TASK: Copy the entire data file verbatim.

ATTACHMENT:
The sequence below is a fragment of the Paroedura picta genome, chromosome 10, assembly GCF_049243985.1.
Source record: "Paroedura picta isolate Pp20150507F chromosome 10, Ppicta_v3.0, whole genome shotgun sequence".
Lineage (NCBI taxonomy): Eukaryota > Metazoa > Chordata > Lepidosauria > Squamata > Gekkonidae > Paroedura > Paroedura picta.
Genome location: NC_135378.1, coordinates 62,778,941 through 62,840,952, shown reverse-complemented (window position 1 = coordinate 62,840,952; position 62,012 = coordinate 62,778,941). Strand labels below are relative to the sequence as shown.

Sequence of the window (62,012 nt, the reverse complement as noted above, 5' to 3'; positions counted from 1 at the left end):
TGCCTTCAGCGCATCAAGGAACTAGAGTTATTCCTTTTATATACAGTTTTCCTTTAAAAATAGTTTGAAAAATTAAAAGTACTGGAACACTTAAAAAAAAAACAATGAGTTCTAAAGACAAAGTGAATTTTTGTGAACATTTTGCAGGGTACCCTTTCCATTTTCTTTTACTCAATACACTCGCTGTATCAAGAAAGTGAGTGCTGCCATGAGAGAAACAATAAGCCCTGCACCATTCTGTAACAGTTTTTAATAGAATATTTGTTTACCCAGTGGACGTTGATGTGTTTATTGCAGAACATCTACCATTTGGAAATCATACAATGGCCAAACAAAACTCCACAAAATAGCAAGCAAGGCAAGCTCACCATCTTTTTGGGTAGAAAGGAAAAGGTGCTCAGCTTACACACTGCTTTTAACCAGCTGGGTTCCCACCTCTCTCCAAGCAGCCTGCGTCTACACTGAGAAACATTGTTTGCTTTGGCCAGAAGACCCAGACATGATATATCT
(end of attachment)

The sequence below is a fragment of the Paroedura picta genome, chromosome 10, assembly GCF_049243985.1.
Source record: "Paroedura picta isolate Pp20150507F chromosome 10, Ppicta_v3.0, whole genome shotgun sequence".
Lineage (NCBI taxonomy): Eukaryota > Metazoa > Chordata > Lepidosauria > Squamata > Gekkonidae > Paroedura > Paroedura picta.
Genome location: NC_135378.1, coordinates 62,778,941 through 62,840,952, shown reverse-complemented (window position 1 = coordinate 62,840,952; position 62,012 = coordinate 62,778,941). Strand labels below are relative to the sequence as shown.

Sequence of the window (62,012 nt, the reverse complement as noted above, 5' to 3'; positions counted from 1 at the left end):
TGCCTTCAGCGCATCAAGGAACTAGAGTTATTCCTTTTATATACAGTTTTCCTTTAAAAATAGTTTGAAAAATTAAAAGTACTGGAACACTTAAAAAAAAAACAATGAGTTCTAAAGACAAAGTGAATTTTTGTGAACATTTTGCAGGGTACCCTTTCCATTTTCTTTTACTCAATACACTCGCTGTATCAAGAAAGTGAGTGCTGCCATGAGAGAAACAATAAGCCCTGCACCATTCTGTAACAGTTTTTAATAGAATATTTGTTTACCCAGTGGACGTTGATGTGTTTATTGCAGAACATCTACCATTTGGAAATCATACAATGGCCAAACAAAACTCCACAAAATAGCAAGCAAGGCAAGCTCACCATCTTTTTGGGTAGAAAGGAAAAGGTGCTCAGCTTACACACTGCTTTTAACCAGCTGGGTTCCCACCTCTCTCCAAGCAGCCTGCGTCTACACTGAGAAACATTGTTTGCTTTGGCCAGAAGACCCAGACATGATATATCT